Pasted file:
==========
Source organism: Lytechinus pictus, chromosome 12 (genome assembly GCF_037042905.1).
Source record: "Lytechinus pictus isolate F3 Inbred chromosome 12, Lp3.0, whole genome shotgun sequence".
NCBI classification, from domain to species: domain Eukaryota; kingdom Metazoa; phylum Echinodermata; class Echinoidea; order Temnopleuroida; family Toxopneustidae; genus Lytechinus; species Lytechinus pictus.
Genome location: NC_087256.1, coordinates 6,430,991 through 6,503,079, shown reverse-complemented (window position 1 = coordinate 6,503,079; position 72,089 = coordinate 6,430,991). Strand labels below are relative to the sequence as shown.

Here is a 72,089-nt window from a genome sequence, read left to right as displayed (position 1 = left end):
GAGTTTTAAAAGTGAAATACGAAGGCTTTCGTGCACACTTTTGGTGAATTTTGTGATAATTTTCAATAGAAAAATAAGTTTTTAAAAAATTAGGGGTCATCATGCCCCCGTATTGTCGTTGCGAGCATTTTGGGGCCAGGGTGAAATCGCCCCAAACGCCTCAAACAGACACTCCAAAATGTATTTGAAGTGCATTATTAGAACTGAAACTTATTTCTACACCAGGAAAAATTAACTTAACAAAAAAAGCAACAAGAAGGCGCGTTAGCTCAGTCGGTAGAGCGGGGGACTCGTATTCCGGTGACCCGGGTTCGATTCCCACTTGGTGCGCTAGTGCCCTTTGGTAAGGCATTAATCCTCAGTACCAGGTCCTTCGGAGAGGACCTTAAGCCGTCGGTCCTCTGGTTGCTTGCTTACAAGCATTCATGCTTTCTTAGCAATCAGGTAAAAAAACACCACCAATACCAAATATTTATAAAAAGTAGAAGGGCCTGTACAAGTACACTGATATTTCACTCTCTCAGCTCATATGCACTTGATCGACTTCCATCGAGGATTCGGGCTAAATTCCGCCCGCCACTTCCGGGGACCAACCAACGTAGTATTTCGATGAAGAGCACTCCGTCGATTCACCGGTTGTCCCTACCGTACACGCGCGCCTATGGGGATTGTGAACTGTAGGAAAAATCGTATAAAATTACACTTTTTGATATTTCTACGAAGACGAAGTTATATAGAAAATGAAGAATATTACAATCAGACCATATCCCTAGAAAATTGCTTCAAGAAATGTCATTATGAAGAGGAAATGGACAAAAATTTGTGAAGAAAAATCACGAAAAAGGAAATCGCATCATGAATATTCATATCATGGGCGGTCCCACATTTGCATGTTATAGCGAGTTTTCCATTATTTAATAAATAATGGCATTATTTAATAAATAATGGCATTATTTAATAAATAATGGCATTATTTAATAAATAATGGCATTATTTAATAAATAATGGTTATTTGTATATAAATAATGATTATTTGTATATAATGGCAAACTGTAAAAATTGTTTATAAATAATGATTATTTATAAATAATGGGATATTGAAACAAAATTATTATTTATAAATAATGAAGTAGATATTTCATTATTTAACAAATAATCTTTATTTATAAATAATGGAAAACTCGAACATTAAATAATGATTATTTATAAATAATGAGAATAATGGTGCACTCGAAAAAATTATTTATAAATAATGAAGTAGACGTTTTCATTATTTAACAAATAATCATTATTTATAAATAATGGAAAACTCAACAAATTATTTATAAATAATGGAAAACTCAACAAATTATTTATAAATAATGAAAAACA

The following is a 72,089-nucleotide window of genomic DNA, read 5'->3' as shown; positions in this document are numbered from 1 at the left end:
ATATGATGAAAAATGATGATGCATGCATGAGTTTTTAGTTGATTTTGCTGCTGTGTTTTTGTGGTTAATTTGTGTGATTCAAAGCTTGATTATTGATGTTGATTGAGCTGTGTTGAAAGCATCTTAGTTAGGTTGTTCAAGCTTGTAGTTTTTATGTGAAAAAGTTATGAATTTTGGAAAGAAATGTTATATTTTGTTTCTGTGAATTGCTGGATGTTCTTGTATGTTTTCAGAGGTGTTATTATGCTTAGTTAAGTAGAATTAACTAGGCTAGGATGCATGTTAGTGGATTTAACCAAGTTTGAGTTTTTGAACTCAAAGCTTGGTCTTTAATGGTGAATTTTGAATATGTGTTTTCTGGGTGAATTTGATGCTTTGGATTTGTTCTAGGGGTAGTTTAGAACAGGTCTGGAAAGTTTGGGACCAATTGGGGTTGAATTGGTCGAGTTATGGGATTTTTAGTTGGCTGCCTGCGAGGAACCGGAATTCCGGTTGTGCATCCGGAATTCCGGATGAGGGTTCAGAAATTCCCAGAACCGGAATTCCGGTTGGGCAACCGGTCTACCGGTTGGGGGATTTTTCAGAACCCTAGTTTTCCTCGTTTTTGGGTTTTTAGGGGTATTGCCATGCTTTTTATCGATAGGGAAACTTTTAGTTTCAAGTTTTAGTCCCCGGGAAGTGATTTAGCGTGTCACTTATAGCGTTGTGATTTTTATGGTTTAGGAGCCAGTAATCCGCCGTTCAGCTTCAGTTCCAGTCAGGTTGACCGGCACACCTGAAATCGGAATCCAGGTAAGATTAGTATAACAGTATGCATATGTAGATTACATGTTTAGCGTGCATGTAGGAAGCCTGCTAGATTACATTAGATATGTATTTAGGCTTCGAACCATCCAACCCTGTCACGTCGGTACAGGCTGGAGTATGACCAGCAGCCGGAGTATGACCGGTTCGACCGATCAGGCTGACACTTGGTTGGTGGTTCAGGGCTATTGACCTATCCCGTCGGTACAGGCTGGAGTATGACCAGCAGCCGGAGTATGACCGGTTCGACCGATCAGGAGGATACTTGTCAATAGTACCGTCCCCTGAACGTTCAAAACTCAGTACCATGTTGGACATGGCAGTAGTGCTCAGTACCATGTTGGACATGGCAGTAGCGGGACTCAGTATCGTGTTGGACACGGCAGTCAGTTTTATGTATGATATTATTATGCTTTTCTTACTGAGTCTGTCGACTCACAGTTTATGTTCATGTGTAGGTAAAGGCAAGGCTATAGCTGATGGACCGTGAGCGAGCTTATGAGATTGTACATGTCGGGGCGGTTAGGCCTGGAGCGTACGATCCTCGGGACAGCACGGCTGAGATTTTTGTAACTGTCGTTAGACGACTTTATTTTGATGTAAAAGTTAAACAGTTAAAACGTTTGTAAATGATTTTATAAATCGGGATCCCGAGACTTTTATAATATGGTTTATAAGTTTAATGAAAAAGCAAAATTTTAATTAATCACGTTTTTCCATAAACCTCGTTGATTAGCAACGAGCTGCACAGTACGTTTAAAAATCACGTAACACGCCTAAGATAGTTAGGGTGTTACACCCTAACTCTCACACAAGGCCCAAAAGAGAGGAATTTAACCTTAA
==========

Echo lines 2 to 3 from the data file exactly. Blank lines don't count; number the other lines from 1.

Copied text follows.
Source record: "Lytechinus pictus isolate F3 Inbred chromosome 12, Lp3.0, whole genome shotgun sequence".
NCBI classification, from domain to species: domain Eukaryota; kingdom Metazoa; phylum Echinodermata; class Echinoidea; order Temnopleuroida; family Toxopneustidae; genus Lytechinus; species Lytechinus pictus.